Graneheim, U.H., Lundman, B., 2004. Qualitative content analysis in nursing research: concepts, procedures and measures to achieve trustworthiness. Nurse Education Today 24, 105–112.
Appendix A – Midterm Evaluation and Thematic Analysis
|Meaning Unit||Condensed Meaning Unit||Code|
|It’s very practical.||It’s very practical||Practical|
|The tools used and learned enabled us to create things relatively easily at a fast pace.||Tools learned speed up development||Development Speed|
|It is very interesting, seeing how everything is coming together.||Everything comes together||Integration|
|It is very hands on||Hands on and applied||Practical|
|we apply what we learn.||Apply what we learn||Applied|
|How up-to-date and relevant the content is. Also, the right mix of coding and development tools/practices.||Up-to-date and relevant||Relevant|
|Clear explanations in the lectures and good supporting material.||Clear explanations and good materials||Clarity|
|Tutorials – practical learning||Tutorials – practical learning||Practical|
|Although I’m new to programming, the demos are well explained and a great help in learning how to go about writing my own programs. Larkin is obviously a well-experienced programmer himself and this come across in his explanations||Clear demos by experienced practitioner||Clarity
|When we are provided with a sample code example and learn how to implement particular elements into the code already provided. I feel it gives a great template to work from, and provides reference material for when we are attempting our own projects.||Building on existing code / template, which gives a good start to projects.||Scaffolding|
|I also think small scale video tutorials are incredibly useful.||Video tutorials are useful||Video|
|The huge scope of information and different topics that are covered, and the fact that it genuinely prepares students for the real world of software engineering||Wide range of topics that are linked to industry||Range
|Meaning Unit||Condensed Meaning Unit||Code|
|Some of the provided documentation was slightly out of date and required investigation of previous software versions and other extra activity to get working.||Some out of date documentation wasted time||Out of date documentation|
|I find it difficult at times not having the lecturer or even other students…in front of me to just bounce an idea or sometimes just having a watchful eye over the code when its being created just to say yes that seems ok or try it this way or just to say no that is not going to work||Isolation makes learner unsure if going in right direction||Isolation|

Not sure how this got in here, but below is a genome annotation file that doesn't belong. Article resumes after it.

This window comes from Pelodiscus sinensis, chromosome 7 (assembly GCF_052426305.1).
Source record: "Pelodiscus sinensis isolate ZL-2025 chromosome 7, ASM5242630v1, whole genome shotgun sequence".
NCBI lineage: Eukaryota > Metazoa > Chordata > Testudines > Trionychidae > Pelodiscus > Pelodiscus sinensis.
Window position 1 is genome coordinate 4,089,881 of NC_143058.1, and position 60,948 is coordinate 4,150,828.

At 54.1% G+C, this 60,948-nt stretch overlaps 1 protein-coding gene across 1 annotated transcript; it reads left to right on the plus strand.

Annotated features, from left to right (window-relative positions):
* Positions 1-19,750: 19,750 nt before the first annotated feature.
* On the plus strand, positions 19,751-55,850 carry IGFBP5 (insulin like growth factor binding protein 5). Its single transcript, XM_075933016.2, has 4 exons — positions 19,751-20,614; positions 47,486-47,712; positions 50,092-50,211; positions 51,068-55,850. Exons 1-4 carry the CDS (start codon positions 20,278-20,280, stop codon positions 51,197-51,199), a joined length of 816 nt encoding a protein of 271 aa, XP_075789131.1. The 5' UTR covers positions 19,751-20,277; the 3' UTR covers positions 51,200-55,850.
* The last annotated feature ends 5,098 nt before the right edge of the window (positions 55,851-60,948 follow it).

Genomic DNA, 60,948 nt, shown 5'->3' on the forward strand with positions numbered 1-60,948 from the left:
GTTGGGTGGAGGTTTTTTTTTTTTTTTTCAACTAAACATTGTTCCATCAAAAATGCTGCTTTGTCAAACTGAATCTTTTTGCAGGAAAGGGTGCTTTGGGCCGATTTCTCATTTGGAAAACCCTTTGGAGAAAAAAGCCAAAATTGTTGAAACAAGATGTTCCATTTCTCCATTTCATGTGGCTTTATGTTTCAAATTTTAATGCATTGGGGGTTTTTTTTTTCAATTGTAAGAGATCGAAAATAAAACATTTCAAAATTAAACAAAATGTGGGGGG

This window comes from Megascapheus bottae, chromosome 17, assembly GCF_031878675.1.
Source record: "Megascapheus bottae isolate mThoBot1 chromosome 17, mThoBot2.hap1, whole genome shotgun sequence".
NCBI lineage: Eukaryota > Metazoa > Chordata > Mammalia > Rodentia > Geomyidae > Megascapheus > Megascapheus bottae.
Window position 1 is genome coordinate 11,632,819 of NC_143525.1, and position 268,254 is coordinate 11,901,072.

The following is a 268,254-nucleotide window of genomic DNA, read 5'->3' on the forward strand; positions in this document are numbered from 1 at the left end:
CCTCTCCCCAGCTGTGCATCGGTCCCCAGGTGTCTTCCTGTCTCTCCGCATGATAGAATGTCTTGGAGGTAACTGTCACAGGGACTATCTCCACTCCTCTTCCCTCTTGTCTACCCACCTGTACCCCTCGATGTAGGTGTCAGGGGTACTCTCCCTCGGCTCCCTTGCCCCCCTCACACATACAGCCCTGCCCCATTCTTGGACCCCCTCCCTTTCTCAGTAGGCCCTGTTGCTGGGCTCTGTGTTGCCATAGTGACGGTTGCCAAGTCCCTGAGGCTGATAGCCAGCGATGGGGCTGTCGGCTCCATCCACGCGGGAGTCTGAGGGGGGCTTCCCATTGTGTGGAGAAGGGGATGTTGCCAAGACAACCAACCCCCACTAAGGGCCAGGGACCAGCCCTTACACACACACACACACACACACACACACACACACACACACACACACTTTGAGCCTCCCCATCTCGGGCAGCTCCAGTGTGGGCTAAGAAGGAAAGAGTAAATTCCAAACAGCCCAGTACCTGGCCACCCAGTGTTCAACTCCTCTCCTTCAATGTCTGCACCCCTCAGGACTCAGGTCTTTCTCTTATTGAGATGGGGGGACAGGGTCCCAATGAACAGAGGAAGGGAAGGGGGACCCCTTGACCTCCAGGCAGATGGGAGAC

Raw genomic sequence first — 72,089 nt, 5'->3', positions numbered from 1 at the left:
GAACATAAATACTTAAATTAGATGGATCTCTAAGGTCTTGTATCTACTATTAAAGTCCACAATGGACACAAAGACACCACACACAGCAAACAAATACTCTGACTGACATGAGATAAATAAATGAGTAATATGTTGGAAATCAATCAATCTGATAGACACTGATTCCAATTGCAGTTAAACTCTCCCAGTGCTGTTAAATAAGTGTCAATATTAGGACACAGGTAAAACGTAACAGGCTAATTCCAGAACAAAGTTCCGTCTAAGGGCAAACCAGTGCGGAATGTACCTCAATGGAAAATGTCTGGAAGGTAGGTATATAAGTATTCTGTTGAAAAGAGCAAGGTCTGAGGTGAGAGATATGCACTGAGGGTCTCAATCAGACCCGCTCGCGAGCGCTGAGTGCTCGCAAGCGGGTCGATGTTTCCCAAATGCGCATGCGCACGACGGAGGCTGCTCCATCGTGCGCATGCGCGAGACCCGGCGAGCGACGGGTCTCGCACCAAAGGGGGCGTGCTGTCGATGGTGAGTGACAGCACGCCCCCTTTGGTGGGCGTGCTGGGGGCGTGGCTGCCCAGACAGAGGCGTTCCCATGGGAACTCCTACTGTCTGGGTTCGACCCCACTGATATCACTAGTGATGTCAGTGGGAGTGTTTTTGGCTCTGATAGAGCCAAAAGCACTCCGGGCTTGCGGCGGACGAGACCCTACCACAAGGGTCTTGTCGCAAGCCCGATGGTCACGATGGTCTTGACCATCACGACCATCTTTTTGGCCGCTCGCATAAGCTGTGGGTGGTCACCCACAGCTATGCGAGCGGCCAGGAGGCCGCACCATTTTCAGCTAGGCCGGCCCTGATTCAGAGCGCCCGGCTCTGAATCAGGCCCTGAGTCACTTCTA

|… Interaction online is slow, because by the time I’ve formed the question and typed it I ‘ve missed the point I was thinking I had.||Slow response online||Slow latency|
|Lots of information to cover.||Lots of information to cover.||Information overload|
|I understand there is a lot to cover, but I found the pace a little fast – moving on to the next topic before I fully understood the first was like playing catch-up each week.||Too much information too fast||Information overload|
|Also, having a lot of links in the lecture notes is great for supporting information, but please bear in mind the time it takes to read and process all of that information when looking at workload hours/week!||Not enough time to do directed research||Not enough time|
|Too many new concepts/technologies in short space of time||Too many concepts||Information overload|
|Working full-time in a position where I work mainly evenings and anti-social hours in general it is difficult to watch lectures live and to interact on group projects. I usually work more on my own and tie up with team members through social media means (google+ and google hangouts). It is often difficult to keep up to date, but I don’t think there is an easy solution to this.||Unable to take part live due to commitments leads to isolation.||Isolation|
|Too much covered and not enough time to take it in sufficiently to understand. As one concept is almost understood the next is upon us and that prior concept is lost.||Too much covered in the time allowed||Information overload|